Prom and Prejudice, by Elizabeth Eulberg – A Review

From the desk of Kimberly Denny-Ryder: 

Young adult fiction author Elizabeth Eulberg is back with Prom and Prejudice, her teen driven homage to Jane Austen’s Pride and Prejudice. Eulberg has quickly earned a name for herself in the world of teen romances due to the popularity of her debut novel The Lonely Hearts Club. Her novels have a flare for the comedic which this blogger believes is to her credit, as it shines as one of her strengths. She takes perhaps the most well known line that Austen ever wrote and adds her comedic flair to draw us in.

“It is a truth universally acknowledged, that a single girl of high standing at Longbourn Academy must be in want of a prom date.”

It is with this line that we enter the world of Longbourn Academy, an all-girls school filled with rich, privileged, boy-crazy teen girls who have fashion designers on speed dial and have never heard the word no before. Hoboken native Elizabeth Bennet is the new scholarship student who is tortured on a daily basis for her poor and meager background. Her roommate Jane, fellow scholarship student Charlotte Collins, and piano teacher Mrs. Gardiner are the only friends that Lizzie has at Longbourn. Lizzie understands that she’ll never be accepted into the society of her fellow students and thus throws herself into her academic studies and the piano, where she has incredible talent. Being friends with Jane however does thrust her into the company of Charles Bingley, Caroline Bingley, and Will Darcy. (Will and Charles attend Pemberley Academy, the all-boys school near Longbourn)

There are some sparks between Lizzie and Darcy at first, but they quickly fizzle out once her scholarship status is found out. Unfortunately the two continue to be thrown into each other’s paths since their best friends Jane and Charles are dating. Unbeknownst to Jane and to Elizabeth, Charles’ sister begins putting a wedge in between Jane and Charles. Caroline is unimpressed with the company that Jane keeps and finds Jane an unsuitable match for her brother. Charles soon disappears from Jane’s life, causing Jane to have a major meltdown. With prom only weeks away and Vera Wang already beginning her designer prom gown, how will she show her face without a date?! Elizabeth tries to convince Jane that prom is not the most important thing in life, but to a Longbourn girl it’s the social event of the season. Will Jane and Charles get back together in time for Prom? Will Lizzie and Darcy ever get over themselves to see the other for what they truly are?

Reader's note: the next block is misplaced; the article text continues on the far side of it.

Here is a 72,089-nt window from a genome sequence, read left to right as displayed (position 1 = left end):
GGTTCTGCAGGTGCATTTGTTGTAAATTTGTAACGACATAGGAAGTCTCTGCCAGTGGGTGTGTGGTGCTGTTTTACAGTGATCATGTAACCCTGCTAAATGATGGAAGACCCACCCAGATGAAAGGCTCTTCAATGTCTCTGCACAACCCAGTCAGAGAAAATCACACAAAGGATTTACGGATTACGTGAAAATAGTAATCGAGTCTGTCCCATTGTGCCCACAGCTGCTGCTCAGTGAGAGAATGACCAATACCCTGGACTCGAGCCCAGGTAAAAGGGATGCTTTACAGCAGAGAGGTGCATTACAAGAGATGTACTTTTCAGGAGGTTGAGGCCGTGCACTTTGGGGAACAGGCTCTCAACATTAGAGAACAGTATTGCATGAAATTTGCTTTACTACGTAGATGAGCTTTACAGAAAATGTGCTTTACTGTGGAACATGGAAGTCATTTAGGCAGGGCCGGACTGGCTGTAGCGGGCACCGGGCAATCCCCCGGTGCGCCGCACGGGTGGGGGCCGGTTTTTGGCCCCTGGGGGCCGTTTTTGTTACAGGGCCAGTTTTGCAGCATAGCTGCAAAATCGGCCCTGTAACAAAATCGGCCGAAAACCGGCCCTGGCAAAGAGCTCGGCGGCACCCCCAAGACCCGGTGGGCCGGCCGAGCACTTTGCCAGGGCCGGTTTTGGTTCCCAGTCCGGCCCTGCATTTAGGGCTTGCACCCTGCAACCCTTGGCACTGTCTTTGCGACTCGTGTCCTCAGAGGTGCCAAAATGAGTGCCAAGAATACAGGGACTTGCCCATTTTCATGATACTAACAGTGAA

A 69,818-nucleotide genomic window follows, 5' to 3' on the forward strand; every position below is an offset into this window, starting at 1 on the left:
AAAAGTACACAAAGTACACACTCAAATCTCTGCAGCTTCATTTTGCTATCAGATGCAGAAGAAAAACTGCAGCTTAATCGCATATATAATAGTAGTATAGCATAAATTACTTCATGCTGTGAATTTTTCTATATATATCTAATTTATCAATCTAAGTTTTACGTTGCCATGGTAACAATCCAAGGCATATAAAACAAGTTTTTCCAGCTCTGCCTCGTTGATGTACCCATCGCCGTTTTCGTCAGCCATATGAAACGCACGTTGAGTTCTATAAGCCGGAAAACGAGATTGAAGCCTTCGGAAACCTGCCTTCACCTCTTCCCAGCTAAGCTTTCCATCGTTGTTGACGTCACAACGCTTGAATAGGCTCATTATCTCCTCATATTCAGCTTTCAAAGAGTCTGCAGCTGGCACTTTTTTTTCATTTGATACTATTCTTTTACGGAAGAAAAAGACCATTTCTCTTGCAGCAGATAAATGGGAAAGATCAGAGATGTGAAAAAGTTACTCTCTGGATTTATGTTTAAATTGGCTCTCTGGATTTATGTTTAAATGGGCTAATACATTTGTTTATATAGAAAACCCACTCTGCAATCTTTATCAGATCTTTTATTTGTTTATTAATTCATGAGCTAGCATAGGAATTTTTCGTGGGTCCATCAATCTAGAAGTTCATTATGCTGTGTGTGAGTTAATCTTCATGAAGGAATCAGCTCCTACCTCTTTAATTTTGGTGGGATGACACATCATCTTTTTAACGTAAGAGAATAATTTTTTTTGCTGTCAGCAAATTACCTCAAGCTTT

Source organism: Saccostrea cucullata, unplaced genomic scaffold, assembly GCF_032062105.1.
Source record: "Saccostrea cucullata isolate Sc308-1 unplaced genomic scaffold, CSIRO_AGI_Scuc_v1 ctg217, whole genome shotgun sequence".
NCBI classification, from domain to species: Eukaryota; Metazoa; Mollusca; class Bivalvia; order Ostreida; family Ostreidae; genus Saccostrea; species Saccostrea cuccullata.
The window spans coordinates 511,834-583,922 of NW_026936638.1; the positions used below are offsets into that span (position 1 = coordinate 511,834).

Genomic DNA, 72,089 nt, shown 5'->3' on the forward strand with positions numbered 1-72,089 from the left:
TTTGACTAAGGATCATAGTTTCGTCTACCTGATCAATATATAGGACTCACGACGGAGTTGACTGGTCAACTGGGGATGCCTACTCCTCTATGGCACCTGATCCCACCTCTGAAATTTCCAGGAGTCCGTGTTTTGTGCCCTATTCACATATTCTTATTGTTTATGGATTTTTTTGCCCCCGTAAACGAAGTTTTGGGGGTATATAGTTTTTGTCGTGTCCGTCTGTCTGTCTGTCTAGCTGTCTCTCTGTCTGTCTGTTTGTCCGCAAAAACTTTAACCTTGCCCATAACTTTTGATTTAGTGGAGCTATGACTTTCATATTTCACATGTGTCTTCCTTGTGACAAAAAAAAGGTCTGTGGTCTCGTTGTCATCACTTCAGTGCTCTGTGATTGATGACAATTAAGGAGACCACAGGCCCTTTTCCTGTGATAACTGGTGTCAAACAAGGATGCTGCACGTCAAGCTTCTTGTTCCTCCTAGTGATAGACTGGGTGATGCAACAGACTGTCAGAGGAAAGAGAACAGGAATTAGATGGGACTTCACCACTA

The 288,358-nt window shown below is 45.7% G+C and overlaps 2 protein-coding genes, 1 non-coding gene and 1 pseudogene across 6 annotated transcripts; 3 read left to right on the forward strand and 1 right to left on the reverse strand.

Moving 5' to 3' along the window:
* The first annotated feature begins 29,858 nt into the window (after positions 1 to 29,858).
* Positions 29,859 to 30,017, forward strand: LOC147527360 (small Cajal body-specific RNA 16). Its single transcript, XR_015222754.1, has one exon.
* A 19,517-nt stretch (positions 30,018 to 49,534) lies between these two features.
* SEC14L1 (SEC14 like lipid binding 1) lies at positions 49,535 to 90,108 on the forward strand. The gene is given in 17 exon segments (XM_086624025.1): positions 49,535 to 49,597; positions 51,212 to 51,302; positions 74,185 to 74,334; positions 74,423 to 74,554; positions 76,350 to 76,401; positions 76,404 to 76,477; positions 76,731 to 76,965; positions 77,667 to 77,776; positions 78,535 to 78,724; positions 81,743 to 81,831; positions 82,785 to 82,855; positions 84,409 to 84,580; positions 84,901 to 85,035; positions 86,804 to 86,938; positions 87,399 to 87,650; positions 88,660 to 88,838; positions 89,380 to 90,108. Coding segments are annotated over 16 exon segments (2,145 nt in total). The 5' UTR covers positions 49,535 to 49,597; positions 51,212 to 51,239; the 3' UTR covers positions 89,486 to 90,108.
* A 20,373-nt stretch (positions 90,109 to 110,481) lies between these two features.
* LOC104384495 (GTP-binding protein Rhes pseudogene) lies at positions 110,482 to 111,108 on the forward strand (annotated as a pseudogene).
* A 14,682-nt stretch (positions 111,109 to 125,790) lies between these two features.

If you are a fan of Pride and Prejudice and have a younger girl in your family that has no interest in reading it, get them to try Prom and Prejudice. I can almost guarantee that after reading it they will be interested in trying Jane Austen. Elizabeth Eulberg has crafted an excellent teen drama with the characters from the novel we’ve come to know and love. Elizabeth Bennet is a spieited heroine who has amazing strength, tenacity, accomplished piano skills that could rival Georgiana Darcy’s in the original novel and some misdirected notions of the wealthy. Jane and Charles are kind, caring, and looking for the good in everyone. Wickham is still a womanizing jerk, always scheming for a way to discredit Darcy. Darcy is still always looking out for his friends and family with a fierceness in him that is sometimes misjudged for arrogance and conceit.

I really enjoyed this fun retelling of Pride and Prejudice. Eulberg did a fantastic job in creating a new story to bring to a younger audience and adults too. I’ve read quite a few Austen inspired novels (as chronicled here of course) and I wasn’t bored with it at any point. It was refreshing to read not only a modern adaptation of Austen’s work, but one that adapted it to a time that we all experience in our lives, our teen years. You can definitely relate to the main characters as they struggle with finding a date for prom, trying to get through finals, first loves, broken friendships, etc.